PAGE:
When I started out as an investigative journalist, there were few practising journalists in Kenya to learn from or manuals that I could read to sharpen my skills and prepare me for what lay ahead.
Often my colleagues and I learnt through observing the work of other journalists outside Kenya, trying out some of the techniques in their stories and hoping for the best. So, when the folks at the Thomson Foundation reached out and asked me to develop a journalism course for reporters in Rwanda, I thought to myself “What is it that I needed when I was starting out but never had access to as a course?”.
So began a lengthy process of writing and putting in order some of the skills and approaches that I use in my everyday reporting. In my experience, every important piece of investigative work largely relies on a journalist’s extensive understanding of the foundations of investigative journalism and how to practice it.
By understanding what kind of investigative story, they are looking to produce and comparing it with what they actually find, a journalist can be more focused and manage their time, energy and resources well. This is crucial, because the amount of research involved in producing one story can be so much that it can be tempting to give up or go down a rabbit hole of interesting facts that are good to know but ultimately do not contribute to the story they are looking to produce.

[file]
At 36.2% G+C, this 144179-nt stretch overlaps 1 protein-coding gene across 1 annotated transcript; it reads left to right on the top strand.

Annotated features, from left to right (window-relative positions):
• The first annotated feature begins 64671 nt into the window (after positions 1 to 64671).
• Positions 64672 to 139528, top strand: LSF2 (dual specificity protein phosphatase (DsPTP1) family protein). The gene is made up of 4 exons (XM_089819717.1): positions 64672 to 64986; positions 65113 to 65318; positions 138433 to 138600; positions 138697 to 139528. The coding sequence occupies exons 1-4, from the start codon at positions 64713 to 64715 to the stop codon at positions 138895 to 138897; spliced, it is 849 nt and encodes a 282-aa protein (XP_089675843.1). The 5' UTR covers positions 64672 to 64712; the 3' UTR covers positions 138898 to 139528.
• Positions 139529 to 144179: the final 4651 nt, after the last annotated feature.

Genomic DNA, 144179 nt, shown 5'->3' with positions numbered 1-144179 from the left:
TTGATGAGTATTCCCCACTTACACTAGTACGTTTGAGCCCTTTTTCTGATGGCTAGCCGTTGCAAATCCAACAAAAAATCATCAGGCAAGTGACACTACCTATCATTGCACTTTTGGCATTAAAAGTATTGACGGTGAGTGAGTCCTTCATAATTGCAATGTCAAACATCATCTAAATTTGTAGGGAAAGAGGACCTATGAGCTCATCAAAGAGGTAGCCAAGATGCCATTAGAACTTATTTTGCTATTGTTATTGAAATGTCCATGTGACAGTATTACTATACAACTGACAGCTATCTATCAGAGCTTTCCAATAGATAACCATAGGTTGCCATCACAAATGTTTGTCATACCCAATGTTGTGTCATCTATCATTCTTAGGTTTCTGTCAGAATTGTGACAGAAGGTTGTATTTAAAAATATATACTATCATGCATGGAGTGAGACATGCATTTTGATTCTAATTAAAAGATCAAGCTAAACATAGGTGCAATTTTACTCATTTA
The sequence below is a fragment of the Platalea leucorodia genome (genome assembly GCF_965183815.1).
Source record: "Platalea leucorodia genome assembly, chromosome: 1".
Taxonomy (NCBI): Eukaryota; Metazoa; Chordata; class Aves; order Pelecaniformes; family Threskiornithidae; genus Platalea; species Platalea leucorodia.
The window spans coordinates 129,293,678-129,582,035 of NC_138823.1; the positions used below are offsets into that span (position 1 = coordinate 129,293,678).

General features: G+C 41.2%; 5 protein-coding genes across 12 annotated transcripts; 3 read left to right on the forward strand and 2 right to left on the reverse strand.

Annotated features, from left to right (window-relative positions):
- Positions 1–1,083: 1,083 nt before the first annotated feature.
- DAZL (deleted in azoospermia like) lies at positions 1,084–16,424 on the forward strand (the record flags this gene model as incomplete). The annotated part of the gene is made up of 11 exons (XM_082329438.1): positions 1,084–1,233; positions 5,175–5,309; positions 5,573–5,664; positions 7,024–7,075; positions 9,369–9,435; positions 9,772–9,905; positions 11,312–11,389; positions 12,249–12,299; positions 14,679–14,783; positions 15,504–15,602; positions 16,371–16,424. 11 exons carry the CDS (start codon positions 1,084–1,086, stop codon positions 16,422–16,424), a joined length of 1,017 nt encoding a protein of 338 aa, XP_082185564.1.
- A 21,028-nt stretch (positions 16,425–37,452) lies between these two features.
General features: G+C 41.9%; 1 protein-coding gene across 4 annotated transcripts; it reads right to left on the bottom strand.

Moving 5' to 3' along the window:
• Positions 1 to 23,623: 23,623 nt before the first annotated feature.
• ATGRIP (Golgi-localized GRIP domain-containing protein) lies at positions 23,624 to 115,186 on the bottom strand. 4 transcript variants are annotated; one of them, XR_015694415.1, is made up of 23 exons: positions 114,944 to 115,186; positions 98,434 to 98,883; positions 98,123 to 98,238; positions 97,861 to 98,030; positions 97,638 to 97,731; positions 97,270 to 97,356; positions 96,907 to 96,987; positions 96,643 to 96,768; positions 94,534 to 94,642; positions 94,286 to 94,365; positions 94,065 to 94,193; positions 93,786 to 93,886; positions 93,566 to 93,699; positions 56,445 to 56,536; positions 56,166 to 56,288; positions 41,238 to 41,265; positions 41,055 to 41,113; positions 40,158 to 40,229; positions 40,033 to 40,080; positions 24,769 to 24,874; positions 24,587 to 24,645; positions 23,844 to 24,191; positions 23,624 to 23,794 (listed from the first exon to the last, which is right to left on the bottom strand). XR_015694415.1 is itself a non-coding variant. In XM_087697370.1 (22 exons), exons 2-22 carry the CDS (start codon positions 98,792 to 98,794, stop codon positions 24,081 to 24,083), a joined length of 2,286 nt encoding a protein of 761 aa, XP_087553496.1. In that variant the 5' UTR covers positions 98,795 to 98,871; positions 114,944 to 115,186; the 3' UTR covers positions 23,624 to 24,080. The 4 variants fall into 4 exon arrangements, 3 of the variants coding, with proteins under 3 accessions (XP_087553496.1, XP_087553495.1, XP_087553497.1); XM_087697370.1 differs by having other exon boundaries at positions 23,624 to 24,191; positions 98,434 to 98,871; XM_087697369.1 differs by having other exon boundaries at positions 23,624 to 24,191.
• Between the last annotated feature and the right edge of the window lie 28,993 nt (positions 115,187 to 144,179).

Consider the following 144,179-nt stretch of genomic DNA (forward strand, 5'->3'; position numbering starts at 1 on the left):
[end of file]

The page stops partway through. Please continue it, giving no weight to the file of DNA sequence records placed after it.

Preparing the course allowed me to reflect on whether I am using these techniques in my own career. It reminded me of the many times that I have stuck to the beaten path of rules, skills and methods that was laid by others who worked from first principles, and the consequences from the few times that I deviated, attracted by fancier, newer tools and tricks that I saw others using.
Often, journalists get over-awed by the attraction of high impact investigative journalism that uses emerging technology or practices but forget that the underlying power of these stories is the successful use of tried and tested practices that have built journalism for decades. Identifying the right sources for one’s story, for instance, may seem obvious, but sometimes, especially with stories that trigger emotions, we can forget that we still need to check the veracity of claims made.
I didn’t think that preparing the course would be difficult, but it turned out that writing down and sequencing my own process was much harder than I expected! I have newfound respect for curriculum developers. It was a great learning experience, one that I am very grateful to have had. I hope that through this course, young journalists who have a passion for investigative journalism find a few tips to send them on their way.
"After graduating, I expect to work on and produce my first investigative story, and its impact as well"
In the final phase of the workshop, five successful journalists will receive grants of 5million Rwandan Franc, the equivalent of £3,000 to produce investigative stories. Watch this space for more on what they uncover.